Q: “I’ve Had to Learn” is your current radio single. The song handles the sensitive topic of intolerance towards gays. How personal are those lyrics to you?
A: I wrote those lyrics as I’ve been bullied and abandoned by several members of my family and certainly the Mormon church for being a lesbian. I’ve been the “White Elephant” in the room and my aunt has to remove “The Proclamation of the Family” from her wall when I come over as it is so offensive to me as it states that marriage is only to be between a man and a woman, and the man is to provide and the woman is to raise children. It’s as if there is absolutely no other way to live than that one single way. It’s very offensive to me. My dad is not supportive of me whatsoever and my relationship with my mother was severely damaged years ago, having to say goodbye to all of them has at at times been more than I can bear. But “I’ve Had to Learn” just how to live and breathe again without them in my life and to live my truth regardless if they want to be a part of me or not. I’m to the point that I refuse to accept abuse in my life and if that is what I’m forced to experience with them; I choose to not be with them.
Q: How would you describe your relationship with the Mormon church? Why did you leave it?
A: I am as anti-Mormon as a person could be. I was lied to by them and deliberately betrayed when I dared question their history and doctrine. I gave 24 years of my life to them and even gave 1.5 years of unpaid 60 hours a week “service” to them in my early 20’s only to be called an “apostate” and watch every single one of my family members and almost all my friends treat me like filty trash because I dared break from the pack and really take an honest look at the church. I had given so much of my time and heart to it that to find out that I’d been deliberately used and lied to makes me furious; to see how entrenched in it my family is just breaks my heart. I’ve had to emotionally accept that they have a right to believe what they want although the fact that they choose the church over family is not lost on me. It’s taken me years to process their choices, the betrayal, and I don’t know that we will ever have a relationship again. It is a very hostile environment when I go home so I’ve stopped going home. So, I see the Mormon church as a destructive cult who is happy to destroy families in an effort to keep their tithing money coming in.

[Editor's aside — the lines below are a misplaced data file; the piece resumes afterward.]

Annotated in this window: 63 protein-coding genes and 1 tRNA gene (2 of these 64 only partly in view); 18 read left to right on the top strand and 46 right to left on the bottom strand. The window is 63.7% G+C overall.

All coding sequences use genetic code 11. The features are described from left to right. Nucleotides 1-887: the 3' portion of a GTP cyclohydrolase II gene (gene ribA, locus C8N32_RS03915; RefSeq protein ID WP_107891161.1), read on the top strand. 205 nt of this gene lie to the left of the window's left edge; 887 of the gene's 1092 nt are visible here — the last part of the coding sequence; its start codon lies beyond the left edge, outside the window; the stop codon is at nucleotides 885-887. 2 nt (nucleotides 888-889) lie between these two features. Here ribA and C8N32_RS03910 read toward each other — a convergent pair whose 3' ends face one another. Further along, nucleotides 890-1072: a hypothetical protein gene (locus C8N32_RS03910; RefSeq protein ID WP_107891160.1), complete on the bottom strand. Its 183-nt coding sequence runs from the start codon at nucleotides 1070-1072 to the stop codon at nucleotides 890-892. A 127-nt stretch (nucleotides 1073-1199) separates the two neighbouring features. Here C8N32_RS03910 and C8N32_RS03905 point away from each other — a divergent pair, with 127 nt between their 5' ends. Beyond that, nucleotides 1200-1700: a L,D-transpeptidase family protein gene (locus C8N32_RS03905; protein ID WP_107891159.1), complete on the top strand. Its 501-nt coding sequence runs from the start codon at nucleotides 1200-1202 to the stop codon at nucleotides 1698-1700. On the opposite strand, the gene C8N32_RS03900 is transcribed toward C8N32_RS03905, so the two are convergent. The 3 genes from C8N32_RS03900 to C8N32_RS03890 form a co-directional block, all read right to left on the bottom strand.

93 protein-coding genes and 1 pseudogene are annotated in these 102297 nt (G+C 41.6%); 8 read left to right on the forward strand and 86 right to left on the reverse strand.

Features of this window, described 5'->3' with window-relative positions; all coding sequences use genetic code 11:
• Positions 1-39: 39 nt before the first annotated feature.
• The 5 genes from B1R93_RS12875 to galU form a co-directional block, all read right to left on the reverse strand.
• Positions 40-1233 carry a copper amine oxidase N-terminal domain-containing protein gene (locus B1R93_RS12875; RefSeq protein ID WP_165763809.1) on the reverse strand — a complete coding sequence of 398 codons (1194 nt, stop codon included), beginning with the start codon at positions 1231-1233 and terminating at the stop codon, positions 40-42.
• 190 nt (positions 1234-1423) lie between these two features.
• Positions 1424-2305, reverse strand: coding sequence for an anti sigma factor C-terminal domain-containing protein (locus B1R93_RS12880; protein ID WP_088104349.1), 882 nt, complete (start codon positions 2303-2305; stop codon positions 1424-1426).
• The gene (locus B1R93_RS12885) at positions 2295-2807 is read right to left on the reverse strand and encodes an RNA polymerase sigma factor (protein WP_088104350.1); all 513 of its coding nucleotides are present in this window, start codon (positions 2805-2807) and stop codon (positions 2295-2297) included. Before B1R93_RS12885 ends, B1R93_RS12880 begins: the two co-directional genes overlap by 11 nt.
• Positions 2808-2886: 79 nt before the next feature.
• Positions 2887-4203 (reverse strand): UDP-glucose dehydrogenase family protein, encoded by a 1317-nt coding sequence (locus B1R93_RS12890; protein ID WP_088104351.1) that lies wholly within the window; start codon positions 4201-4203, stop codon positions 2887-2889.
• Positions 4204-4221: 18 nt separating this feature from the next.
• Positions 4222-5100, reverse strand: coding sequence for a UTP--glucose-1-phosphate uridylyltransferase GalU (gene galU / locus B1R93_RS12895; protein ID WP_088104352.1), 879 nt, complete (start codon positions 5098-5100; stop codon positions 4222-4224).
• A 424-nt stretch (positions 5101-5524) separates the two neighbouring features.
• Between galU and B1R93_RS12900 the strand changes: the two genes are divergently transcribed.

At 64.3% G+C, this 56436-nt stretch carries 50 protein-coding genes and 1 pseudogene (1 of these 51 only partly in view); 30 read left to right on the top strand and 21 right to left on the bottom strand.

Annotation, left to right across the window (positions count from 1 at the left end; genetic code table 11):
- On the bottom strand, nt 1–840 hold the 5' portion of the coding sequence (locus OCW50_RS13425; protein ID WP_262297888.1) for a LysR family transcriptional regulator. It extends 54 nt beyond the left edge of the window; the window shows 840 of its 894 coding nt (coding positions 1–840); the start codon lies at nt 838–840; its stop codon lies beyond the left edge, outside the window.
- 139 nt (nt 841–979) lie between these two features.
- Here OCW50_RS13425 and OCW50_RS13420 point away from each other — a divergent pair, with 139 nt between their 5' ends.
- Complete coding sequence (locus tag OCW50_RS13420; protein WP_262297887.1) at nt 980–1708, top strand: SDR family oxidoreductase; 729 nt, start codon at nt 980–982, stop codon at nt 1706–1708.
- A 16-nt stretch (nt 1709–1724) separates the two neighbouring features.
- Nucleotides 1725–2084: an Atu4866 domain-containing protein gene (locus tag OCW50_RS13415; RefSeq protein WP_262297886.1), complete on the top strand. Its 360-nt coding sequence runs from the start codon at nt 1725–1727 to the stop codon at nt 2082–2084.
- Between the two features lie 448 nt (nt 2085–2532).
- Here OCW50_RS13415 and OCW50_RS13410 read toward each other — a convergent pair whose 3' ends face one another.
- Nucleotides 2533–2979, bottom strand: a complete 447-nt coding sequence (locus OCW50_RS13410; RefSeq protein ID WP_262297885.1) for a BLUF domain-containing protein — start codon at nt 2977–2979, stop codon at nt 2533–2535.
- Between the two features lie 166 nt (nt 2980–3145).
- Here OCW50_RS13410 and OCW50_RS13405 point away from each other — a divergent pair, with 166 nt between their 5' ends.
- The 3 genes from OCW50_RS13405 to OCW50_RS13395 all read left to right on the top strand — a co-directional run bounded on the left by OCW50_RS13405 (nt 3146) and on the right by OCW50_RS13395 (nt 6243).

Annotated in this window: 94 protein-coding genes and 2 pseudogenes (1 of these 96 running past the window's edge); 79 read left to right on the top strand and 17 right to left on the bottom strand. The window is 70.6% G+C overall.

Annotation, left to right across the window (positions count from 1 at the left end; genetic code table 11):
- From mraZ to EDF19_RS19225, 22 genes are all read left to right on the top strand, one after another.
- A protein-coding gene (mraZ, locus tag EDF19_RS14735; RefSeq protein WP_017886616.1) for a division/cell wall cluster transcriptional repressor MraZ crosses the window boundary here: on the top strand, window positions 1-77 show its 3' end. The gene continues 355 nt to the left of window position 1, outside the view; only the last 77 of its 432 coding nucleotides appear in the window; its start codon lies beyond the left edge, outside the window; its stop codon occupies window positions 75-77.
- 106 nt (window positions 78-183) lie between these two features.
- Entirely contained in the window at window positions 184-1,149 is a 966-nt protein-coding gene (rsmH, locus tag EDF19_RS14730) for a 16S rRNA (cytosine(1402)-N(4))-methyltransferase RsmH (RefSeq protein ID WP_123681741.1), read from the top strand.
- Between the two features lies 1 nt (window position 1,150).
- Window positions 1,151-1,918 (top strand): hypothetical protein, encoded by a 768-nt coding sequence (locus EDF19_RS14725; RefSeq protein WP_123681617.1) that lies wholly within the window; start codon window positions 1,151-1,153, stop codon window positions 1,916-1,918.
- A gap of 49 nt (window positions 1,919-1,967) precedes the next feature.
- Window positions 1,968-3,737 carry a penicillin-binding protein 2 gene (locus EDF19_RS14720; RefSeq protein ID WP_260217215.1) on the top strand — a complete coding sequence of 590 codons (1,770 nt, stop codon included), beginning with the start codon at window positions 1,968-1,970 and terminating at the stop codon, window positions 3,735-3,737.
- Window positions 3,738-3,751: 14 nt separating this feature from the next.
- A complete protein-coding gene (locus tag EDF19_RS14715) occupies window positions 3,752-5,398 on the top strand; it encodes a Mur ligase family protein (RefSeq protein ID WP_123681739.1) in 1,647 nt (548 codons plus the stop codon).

Being gay in the church is not acceptable to them. They regard it as a sin, just as they do having sex before marriage, but funny thing is – I’m talking to you today as a product of two people who had sex before marriage so am I supposed to view myself as coming from something evil and sinful? Hardly, so I refuse to be a part of an organization that sees my lesbianism and my very existence as something other than wonderful, empowering and awe-inspiring. Who wants to go to a church and come away feeling like an utter bain on society and spend the rest of your life trying to make amends for something you have no control over? Not me.
Official Site: http://loricrandall.com